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One of the first available monographs to combine reproductive ethics and post-structuralist philosophy, especially of biopolitics
Provides clear, insightful discussion of key issues in reproductive ethics, including liberal eugenics, reproductive liberty, value pluralism, the principle of harm and disability
Develops an innovative framework that will have a continuing impact on the way that reproductive ethics is done
Issues in reproductive ethics, such as the capacity of parents to ‘choose children’, present challenges to philosophical ideas of freedom, responsibility and harm. This book responds to these challenges by proposing a new framework for thinking about the ethics of reproduction that emphasizes the ways that social norms affect decisions about who is born. The book provides clear and thorough discussions of some of the dominant problems in reproductive ethics - human enhancement and the notion of the normal, reproductive liberty and procreative beneficence, the principle of harm and discrimination against disability - while also proposing new ways of addressing these. The author draws upon the work of Michel Foucault, especially his discussions of biopolitics and norms, and later work on ethics, alongside feminist theorists of embodiment to argue for a new bioethics that is responsive to social norms, human vulnerability and the relational context of freedom and responsibility. This is done through compelling discussions of new technologies and practices, including the debate on liberal eugenics and human enhancement, the deliberate selection of disabilities, PGD and obstetric ultrasound.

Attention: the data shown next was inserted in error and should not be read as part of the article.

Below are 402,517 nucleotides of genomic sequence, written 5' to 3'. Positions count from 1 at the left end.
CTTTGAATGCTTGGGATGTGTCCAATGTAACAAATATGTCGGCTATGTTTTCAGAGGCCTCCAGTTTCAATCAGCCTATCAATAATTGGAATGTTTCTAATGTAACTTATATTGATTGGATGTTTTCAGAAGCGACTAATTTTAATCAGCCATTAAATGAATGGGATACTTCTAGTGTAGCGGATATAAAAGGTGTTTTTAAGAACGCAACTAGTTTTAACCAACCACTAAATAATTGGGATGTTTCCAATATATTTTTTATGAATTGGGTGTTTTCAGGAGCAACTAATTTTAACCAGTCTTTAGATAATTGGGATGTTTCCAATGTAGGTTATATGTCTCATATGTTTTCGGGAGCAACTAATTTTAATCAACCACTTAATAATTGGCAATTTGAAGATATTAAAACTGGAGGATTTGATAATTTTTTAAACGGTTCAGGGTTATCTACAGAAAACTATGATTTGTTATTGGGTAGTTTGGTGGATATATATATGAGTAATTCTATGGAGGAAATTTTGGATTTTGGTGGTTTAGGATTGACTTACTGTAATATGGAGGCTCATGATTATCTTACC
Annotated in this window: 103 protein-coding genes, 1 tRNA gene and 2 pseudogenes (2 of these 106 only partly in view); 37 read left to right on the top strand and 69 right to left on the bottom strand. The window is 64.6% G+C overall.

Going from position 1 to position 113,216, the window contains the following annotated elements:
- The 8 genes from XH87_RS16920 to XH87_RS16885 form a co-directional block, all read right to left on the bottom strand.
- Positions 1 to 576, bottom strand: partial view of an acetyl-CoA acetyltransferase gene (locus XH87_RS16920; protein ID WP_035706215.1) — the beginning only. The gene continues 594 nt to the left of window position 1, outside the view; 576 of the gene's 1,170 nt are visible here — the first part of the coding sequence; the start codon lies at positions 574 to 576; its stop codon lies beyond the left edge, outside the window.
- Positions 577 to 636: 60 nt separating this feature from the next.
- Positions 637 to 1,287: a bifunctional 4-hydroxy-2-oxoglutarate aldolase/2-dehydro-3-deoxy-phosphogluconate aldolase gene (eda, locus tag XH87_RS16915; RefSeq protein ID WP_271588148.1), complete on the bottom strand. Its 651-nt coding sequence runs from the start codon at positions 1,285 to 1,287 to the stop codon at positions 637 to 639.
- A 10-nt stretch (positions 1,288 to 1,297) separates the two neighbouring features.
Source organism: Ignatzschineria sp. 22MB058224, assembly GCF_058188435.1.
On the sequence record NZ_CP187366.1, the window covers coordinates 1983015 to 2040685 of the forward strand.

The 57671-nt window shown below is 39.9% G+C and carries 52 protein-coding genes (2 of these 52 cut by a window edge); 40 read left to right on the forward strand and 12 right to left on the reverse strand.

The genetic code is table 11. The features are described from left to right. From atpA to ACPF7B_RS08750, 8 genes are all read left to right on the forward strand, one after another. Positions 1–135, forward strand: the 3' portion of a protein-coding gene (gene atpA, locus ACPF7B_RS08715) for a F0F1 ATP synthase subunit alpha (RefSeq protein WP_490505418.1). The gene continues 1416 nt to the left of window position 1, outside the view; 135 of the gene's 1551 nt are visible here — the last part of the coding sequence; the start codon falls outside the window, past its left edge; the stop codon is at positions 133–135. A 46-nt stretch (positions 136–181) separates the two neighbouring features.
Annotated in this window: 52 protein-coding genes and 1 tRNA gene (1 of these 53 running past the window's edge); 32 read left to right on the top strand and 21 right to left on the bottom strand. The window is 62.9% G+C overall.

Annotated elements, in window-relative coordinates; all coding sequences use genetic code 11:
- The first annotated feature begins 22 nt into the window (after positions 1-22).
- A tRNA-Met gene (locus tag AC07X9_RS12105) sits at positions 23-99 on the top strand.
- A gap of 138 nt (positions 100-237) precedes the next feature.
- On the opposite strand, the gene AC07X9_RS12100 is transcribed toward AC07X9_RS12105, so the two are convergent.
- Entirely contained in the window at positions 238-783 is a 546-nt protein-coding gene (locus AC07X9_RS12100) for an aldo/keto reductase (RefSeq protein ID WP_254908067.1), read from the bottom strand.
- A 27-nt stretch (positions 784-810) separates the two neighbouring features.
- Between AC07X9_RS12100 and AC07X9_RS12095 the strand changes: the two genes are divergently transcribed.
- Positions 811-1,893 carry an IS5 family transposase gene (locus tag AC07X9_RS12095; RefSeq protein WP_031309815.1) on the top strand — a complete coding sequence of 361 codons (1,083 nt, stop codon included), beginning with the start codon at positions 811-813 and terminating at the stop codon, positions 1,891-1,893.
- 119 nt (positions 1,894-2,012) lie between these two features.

1. Introduction Disability, Gender and Selective Termination Liberal Eugenics What is biopolitics?
2. Normal life: liberal eugenics, value pluralism and normalisation Introduction Shaping People: human enhancement and normality What is normalisation? The vitality of social norms Conclusion
3. Reproductive autonomy as self-making Introduction The presumptive priority of reproductive liberty Enacting freedom: the ethical practice of reproductive autonomy Conclusion
4. The limits of reproductive autonomy: prenatal testing, harm and disability Introduction Disability, harm and the non-identity problem The expressivist critique of prenatal testing: a defense Conclusion
5. Reproducing alterity: ethical subjectivity and genetic screening Introduction Genetic selection and ethical self-understanding Natality, corporeality, singularity Screening singularity Conclusion
6. Ultrasound, embodiment and abortion Introduction Ultrasound images and the sympathetic imagination The social production of sympathy: biopolitical reproduction The ethical demand of embodied appearance: relationality and responsibility Conclusion